Last night was my first "cultural" experience in Riyadh, in the sense there was something different other than just strolling through the mall and finding some architectural feature (which, over here, is probably a sail and a boat, and then, a sail and a boat).
|Hamming it up with staffers of the Japanese Embassy at the ASEAN Festival.|
We arrived a little bit late for the start of the festivities. Riyadh's Diplomatic Quarter is a whole new community in itself, so being there is like being separated from the rest of the city. After some twists and turns we found our way to the embassy and mingled with the rest of the crowd. It was well represented by staffers from all the participating countries, plus some guests from other embassies. I'm sure somebody looking for a different kind of fun wouldn't want to be there. As we stepped in, three statuesque blondes in high heels, one wearing a sequined gown to boot, were walking away from the embassy. Automatic minus points. Still, quick thanks for that unique sight. Haven't gotten that kind of view since my last visit in Dubai.
Anyhow, almost all of the ten ASEAN countries had food booths set up in the front yard of the Thai ambassador's residence. Noticeably absent was Myanmar, which was only selling novelties and other gift items, and Vietnam, which had its big flag left all alone in an empty booth. (Edit: of course I forgot about Cambodia and Laos, both of which did not participate in any way. Maybe they don't have embassies here. I don't know.)
First up: the Malaysian food booth. Primary offerings - mee hon (noodle soup) and satay (barbecued meat - they had chicken and lamb) with its own sauce. They also had fried spicy noodles. Took a bowl of the mee hon. Tastes like your bowl of sotanghon soup, with some sweet notes in the spicy sauce, most probably peanut. Chicken broth was top-rate. Noodles - a bit undercooked. Sauce - toss-up. Took some of the fried noodles - tastes like factory spicy noodles. I didn't try their version of the satay.
The Thai booth was filled. As in filled. They were making brisk business. I didn't want to line up for that baby - I was hungry. Next up - the Brunei booth. I bought the nasi lemak chicken/beef combo which looked a little promising. Their smoothies were doing brisk sales, but I already had my sugar rush for the day, so I didn't get any. The beef tasted Pinoy bistek with added pepper. The chicken? No word for it. It shouldn't be gamey, but it was. Rice was slightly sweet - a common theme for the rest of the night. I hated throwing away food, but there it was. So goodbye.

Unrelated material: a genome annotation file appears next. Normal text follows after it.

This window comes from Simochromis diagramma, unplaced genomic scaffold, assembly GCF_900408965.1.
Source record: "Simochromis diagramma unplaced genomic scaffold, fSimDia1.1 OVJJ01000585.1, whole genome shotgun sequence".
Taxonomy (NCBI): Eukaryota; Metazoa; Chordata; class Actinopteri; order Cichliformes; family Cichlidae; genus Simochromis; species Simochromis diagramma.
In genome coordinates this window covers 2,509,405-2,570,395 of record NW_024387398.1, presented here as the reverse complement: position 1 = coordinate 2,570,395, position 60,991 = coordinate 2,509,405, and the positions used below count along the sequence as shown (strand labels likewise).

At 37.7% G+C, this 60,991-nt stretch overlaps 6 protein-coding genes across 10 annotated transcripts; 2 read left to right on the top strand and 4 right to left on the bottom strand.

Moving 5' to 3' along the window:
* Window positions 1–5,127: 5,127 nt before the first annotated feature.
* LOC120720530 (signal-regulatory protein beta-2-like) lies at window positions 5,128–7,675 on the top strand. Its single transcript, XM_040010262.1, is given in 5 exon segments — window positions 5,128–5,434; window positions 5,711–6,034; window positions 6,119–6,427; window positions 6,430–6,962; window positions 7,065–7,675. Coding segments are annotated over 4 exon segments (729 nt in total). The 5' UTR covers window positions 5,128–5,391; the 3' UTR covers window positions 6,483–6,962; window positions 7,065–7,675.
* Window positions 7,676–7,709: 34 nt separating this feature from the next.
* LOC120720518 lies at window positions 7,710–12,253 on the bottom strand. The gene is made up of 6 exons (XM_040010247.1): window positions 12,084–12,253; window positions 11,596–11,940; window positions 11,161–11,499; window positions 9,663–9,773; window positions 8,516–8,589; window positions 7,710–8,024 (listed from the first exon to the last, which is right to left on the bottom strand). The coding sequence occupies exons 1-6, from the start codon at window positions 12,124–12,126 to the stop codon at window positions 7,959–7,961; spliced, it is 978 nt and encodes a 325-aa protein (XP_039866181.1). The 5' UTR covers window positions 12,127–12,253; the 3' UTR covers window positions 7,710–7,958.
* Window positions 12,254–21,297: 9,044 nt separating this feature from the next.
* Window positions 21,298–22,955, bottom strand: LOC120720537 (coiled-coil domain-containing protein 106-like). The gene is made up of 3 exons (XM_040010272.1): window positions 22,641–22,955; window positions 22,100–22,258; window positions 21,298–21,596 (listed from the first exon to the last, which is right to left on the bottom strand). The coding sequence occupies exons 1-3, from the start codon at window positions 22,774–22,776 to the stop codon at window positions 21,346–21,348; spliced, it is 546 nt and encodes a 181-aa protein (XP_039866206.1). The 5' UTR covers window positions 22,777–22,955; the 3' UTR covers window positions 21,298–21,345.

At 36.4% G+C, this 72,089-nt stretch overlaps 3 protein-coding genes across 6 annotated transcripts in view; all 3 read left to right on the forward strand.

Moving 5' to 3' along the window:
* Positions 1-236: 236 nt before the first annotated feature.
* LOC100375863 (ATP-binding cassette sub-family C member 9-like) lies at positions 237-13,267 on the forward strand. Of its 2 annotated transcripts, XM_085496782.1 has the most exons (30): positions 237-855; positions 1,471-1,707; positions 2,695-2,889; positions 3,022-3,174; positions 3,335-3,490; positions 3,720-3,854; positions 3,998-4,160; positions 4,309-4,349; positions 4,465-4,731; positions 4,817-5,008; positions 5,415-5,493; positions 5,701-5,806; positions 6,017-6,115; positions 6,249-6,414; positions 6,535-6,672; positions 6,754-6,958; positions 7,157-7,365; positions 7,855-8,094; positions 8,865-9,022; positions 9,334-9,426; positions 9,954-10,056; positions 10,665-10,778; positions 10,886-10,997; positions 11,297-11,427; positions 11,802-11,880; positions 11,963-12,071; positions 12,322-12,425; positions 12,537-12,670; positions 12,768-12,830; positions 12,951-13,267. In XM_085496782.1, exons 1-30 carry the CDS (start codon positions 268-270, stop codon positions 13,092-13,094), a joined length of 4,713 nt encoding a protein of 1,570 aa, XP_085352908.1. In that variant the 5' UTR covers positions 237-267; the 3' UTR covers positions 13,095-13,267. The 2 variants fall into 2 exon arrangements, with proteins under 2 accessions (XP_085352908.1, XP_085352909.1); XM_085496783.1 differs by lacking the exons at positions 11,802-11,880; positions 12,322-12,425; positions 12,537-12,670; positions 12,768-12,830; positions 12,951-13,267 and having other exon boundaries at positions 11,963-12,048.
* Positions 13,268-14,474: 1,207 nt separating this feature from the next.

Some Singaporean kids waylaid us with sweet cakes for SR1. Goodbye SR5. Didn't see any of that, my friends took their share and none for me.
Made my way to the Indonesia and Singapore area. The Indonesians offered dumplings and their version of satay (Brunei, Malaysia, and Indonesia offered some), while the Singaporeans had a curry served with French bread, which was amusing if they actually ate it that way in Singapore. So-so curry.
|Two Thai teenagers in costume, flanked by two cement posts.|
The Filipino booth had the most potential, if only they knew how to present our food. First off, the embassy screwed up by not allowing other suppliers to do business, only their in-house caterer. That wasn't bad in itself, but the caterer didn't take the opportunity to do something creative. No Philippine flag either. As for the food, their chicken adobo and sotanghon soup were uninspired, because they were covered and people couldn't see how appealing they were, if only....
Their only saving grace was their sweets. I had a craving for leche flan, so I took one shared half of it with one of my companions.
After eating, we made our way inside and watched a group of Filipino highschoolers present four Mindanao dances. Great show.
We had a lot of laughs during the night and I wish I could post more pictures - have a schedule and my Internet connection right now is not helping. I put most of the good ones in Facebook, so any of my friends would have a treat looking at them.
About the only downer of the night was some miscreant puked at the side of our vehicle. We really have to make do with our neighbors. After all, their wealth is what is making us earn our keep.